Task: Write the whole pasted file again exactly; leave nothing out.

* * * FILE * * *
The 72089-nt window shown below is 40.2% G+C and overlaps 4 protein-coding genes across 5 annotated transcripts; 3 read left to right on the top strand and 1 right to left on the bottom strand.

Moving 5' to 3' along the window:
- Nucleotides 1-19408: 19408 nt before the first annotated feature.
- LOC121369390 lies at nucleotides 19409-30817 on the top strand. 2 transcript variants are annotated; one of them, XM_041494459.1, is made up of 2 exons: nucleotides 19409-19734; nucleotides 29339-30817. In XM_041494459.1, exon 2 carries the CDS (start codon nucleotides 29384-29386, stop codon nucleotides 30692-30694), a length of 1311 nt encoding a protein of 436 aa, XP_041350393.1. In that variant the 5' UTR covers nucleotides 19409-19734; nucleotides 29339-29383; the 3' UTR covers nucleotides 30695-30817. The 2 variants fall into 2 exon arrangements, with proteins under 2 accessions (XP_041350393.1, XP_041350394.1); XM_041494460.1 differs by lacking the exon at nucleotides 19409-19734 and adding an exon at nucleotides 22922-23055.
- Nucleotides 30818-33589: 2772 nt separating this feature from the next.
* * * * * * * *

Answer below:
The 72089-nt window shown below is 40.2% G+C and overlaps 4 protein-coding genes across 5 annotated transcripts; 3 read left to right on the top strand and 1 right to left on the bottom strand.

Moving 5' to 3' along the window:
- Nucleotides 1-19408: 19408 nt before the first annotated feature.
- LOC121369390 lies at nucleotides 19409-30817 on the top strand. 2 transcript variants are annotated; one of them, XM_041494459.1, is made up of 2 exons: nucleotides 19409-19734; nucleotides 29339-30817. In XM_041494459.1, exon 2 carries the CDS (start codon nucleotides 29384-29386, stop codon nucleotides 30692-30694), a length of 1311 nt encoding a protein of 436 aa, XP_041350393.1. In that variant the 5' UTR covers nucleotides 19409-19734; nucleotides 29339-29383; the 3' UTR covers nucleotides 30695-30817. The 2 variants fall into 2 exon arrangements, with proteins under 2 accessions (XP_041350393.1, XP_041350394.1); XM_041494460.1 differs by lacking the exon at nucleotides 19409-19734 and adding an exon at nucleotides 22922-23055.
- Nucleotides 30818-33589: 2772 nt separating this feature from the next.